Sunday was a good day at our house, the booksellers would come by with car trunks filled with bedtime story books, On Becoming a Woman or Man series, good nutrition manuals and others. I was always assured of a new bedtime story book to add to a growing collection. My father would sit for hours on the verandah and read from a thick heavy book called The Great Controversy by Ellen G Whyte. For a man who lived so simply and without contention, who possessed such a tremendous spirit of peace, I was always taken aback by his intrigue with this Great Controversy.
On other days, he always seemed to have a lot to do, his work bench at the back of the house was the place he produced his greatest treasures: beds, dressers, tables and what-nots. He was the fixer man, old furniture always littered the yard as he was the man people brought damaged goods to for repair. The smell of varnish was a constant around the house and his nails carried the stain of wood he shaped into useful items.
I remember when wooden clogs were in style and a must-have for every little girl, my father decided to build me a pair. I must have been the only little girl with clogs made and varnished by her father. He was proud of those shoes, though the wood he used was too heavy for tiny skinny feet, and though he did not have the tools to give them the fine finish of those purchased in the stores and they made a loud embarrassing clang on the floor when I tried to wear them, drawing more attention than was wanted. Yes, he was proud. I was embarrassed.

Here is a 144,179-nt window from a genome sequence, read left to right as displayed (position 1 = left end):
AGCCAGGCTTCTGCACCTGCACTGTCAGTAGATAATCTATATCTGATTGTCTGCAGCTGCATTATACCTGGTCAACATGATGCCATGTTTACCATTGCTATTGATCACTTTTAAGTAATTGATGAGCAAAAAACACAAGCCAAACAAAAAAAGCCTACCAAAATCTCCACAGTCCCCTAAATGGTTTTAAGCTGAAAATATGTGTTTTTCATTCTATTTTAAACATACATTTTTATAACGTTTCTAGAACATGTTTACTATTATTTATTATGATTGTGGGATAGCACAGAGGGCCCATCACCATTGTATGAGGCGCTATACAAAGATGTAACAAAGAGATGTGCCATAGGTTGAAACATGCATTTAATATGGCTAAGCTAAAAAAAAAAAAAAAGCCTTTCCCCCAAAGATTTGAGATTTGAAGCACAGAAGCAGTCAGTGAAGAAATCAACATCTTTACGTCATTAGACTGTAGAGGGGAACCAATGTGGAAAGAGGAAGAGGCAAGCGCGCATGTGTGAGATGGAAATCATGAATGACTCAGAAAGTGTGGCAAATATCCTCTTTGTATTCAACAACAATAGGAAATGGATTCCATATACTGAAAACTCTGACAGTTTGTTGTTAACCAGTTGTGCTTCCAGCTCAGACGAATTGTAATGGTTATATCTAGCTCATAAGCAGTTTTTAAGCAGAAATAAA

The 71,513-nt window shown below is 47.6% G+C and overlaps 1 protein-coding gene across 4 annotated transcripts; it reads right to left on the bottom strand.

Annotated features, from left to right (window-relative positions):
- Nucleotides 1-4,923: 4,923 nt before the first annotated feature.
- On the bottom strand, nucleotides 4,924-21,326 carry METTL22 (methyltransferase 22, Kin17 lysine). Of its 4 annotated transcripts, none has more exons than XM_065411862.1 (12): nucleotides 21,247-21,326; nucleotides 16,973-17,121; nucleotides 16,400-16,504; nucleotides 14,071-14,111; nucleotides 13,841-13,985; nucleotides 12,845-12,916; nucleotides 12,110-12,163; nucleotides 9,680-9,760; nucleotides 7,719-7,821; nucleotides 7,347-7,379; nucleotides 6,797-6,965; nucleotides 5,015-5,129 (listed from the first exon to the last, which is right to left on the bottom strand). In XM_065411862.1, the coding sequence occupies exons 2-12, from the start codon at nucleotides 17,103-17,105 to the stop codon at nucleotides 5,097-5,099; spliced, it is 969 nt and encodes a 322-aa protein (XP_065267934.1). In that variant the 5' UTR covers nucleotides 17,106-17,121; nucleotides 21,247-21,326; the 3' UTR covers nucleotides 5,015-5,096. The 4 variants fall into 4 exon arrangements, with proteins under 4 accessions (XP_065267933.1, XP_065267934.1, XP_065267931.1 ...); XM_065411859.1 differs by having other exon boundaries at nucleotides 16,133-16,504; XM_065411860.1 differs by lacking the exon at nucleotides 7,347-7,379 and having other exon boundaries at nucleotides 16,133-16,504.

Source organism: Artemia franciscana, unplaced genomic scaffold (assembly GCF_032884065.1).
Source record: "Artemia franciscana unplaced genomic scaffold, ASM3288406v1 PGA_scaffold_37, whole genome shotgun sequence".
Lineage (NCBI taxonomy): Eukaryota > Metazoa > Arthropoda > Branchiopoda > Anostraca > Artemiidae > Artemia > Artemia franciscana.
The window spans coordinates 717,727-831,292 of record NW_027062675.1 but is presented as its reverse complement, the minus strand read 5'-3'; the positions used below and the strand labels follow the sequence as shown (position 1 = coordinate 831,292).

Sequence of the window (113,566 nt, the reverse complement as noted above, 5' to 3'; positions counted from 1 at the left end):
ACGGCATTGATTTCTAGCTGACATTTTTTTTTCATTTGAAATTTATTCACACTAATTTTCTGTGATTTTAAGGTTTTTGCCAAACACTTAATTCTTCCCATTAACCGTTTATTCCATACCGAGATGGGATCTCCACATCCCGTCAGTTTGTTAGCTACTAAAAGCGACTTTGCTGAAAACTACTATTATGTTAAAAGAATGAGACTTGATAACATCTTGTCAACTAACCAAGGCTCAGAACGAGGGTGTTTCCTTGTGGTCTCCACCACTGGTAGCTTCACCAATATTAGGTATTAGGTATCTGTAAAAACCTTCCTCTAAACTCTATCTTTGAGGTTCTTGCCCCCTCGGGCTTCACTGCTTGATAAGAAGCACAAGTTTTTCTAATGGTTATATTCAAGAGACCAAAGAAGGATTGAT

Critically, he saw himself as a servant of the Most High. My father was not in the business to make money. In fact, he was more about lending his trade to assist a needy person. He did not care whether or not he was paid. All he wanted was to ensure that he did whatever he could do to help out a brother or sister in need. That was good enough for him. It was in helping others that he found his greatest joy.
This was the thing that made my father and broke him at the same time. I cannot say that he chose a simple, caring way of life, because he did not expect much, or because much was not forthcoming anyway. But, however we choose to look at it, he was content in his choices. I want to especially thank his neighbour Bobette and her family who surrounded him with love and support while he was in Lauriston.
He believed in God and took Him at His word. The story of Christ washing the feet of the disciples had real meaning to him. The story is told: When Jesus had finished washing their feet, he put on his clothes and returned to his place. "Do you understand what I have done for you?" he asked them. "You call me 'Teacher' and 'Lord,' and rightly so, for that is what I am. Now that I, your Lord and Teacher, have washed your feet, you also should wash one another's feet. I have set you an example that you should do as I have done for you. I tell you the truth, no servant is greater than his master, nor is a messenger greater than the one who sent him. Now that you know these things, you will be blessed if you do them."
I end with Isaiah 35:10 - "And the ransomed of the LORD will return. They will enter Zion with singing; everlasting joy will crown their heads. Gladness and joy will overtake them, and sorrow and sighing will flee away."
Campbell's Thanksgiving service was held at the Spanish Town Seventh-Day Adventist Church. The interment followed at Meadowrest Memorial Gardens in the parish.